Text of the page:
I spend a lot of time there, mostly playing sand volleyball. You may ask why I don’t go there to swim. Nobody does, the water isn’t safe because of the amount of local pollution and runoff from the close proximity to the city. But that’s beside the point; I go there to play volleyball in my bare feet.
Onlookers marvel at the two pristine courts complete with poles, nets, and lined boundaries. Dominicans comment that in a city that struggles with immense traffic jams when there is even the slightest bit of rain, two uncompleted unsightly apartment/shopping towers nearby, and plenty of old buildings that should be but can’t afford to be razed, at least we have excellent sand volleyball courts.
Normally I just kick off my flip flops and get in line. Yes, you usually have to wait in line because someone is always on the court. I have a ball, which is an advantage for me, because it usually means I get to play, and even though I’m a bit taller than 6’3″ I still can’t spike the ball well. A local young women’s volleyball team has taken it up themselves to teach me how to “Matala, no son de tu familia!” (Kill it “the ball” they aren’t your family).
Most of those waiting in line are eligible volleyball players. They’re loud, aggressive, and fit the height requirements, but there are always those, usually small kids that are relegated to the sidelines to chase the balls. I’d be cast off as well if I didn’t have my height or my ball and a little bit of athleticism.
This past Tuesday night we had a group in town visiting the schools we work with. Even though it was late in the evening, we all went down to my second home, Playa Guibia, to play some volleyball.
Good thing I had my ball, because after a local crew bowed out for the evening, we were able to continue playing.
I noticed that our ball boy for the evening spent his time alternating between making sand angels and swimming in the sand, but when the ball rocketed past the boundaries from a spike or an errant hit (much more likely) – our friend immediately stood up and went on running for it. He sped off in its direction and returned with ball and looked like, well, you know, an 8 year old boy who’s overjoyed to have a chance to participate. I mean, each time he brought back the ball, it was like he was being given an opportunity to be involved in the game of adults. He had a job. He had a purpose.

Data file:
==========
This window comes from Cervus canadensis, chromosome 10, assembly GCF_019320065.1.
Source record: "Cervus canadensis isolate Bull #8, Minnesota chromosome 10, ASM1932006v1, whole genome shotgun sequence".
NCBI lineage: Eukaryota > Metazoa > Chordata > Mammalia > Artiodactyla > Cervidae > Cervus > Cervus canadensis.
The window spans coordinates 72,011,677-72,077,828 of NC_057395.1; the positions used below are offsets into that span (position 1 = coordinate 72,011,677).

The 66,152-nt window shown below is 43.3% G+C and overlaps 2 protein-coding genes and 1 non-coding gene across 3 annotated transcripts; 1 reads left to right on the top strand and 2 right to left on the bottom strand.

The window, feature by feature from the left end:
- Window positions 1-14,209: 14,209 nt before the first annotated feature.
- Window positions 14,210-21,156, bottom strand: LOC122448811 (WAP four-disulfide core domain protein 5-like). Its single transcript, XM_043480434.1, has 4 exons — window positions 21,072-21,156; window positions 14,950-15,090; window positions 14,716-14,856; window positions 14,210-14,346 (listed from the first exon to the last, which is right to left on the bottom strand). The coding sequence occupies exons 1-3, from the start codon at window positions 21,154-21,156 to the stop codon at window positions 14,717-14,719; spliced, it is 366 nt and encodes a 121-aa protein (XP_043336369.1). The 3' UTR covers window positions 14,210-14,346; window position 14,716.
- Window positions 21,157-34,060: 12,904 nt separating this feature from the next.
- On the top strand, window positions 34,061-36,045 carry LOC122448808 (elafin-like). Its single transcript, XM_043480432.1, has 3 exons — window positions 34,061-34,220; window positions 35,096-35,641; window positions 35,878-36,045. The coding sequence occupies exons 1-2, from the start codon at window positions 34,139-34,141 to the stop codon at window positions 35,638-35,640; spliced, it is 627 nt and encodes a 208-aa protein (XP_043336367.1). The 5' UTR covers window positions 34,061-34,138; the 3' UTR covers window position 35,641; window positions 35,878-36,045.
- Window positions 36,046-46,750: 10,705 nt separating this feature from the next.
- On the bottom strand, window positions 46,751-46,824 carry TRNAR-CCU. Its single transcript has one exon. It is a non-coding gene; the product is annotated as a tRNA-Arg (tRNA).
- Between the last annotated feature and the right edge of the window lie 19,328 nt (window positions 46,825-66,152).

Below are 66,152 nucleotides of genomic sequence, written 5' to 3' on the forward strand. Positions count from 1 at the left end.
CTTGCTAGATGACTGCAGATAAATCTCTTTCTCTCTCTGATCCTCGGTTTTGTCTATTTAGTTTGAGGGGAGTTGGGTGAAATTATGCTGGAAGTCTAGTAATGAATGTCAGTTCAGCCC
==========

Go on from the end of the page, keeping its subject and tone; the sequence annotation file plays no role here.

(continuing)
I spotted him all over the courts. If he wasn’t making sand angels, he was building castles or subdivisions to those castles. (It was pretty clear he was astute in both ancient and modern residential architecture). He seemed very busy, but nevertheless he was happy to be interrupted, always happy to play with us.
As the night went on, I thought to myself that his parents must wonder where he is, and would frown at him dirtying up his pants with his chorus of angels across the sand, but then it dawned on me, that he didn’t have parents, or at least, ones that cared where he was at 11 at night. He asked me for 5 pesos (about 15 cents) and I told him he deserved more for being a good player and fetching us the ball.
So when the Americans finally got tired and started getting ready to leave, he came to collect his fee. But he wasn’t begging, no, he just wanted to be involved in the game, to be able to play like any 8 year old should. In total, he got 20 pesos, and turned down an offer for a bottle of water. He slinked away and headed back out to his vast playground.
I took a look at the ball I held. It showed signs of serious wear, in fact, the stitching started to bulge where the inexpensive ball took too many hits from my training session with the young women’s volleyball team, which for the record, are still trying to get me to spike it correctly.
I looked at the ball, and then my friend making the rounds in his subdivisions, fleet of angels, and castles in the sand. I called him over.
Holding out the ball, I asked, “Mira ‘manito, tu la quieres?” (Hey little brother, do you want this?)
“La pelota, tu la quieres? Te la regalo.” (The ball, do you want it? I’ll give it to you.)
Two dirty hands reached out and took hold of something so prized, so valuable, so unattainable for an 8 year old of his stature:
free admission to every future volleyball game.
. . .
A friend and I got a coca-cola and sat down before heading home.
I looked over to the court where we played and I saw a young man finally playing with the big boys. Half their size, he was dwarfed by giants around him, and even though he couldn’t get that ball over the net, it didn’t matter, he didn’t get booted off.
This was his game now, because it was his ball, and you know what? He looked like what an 8 year-old should look like: happy and playing with the big boys.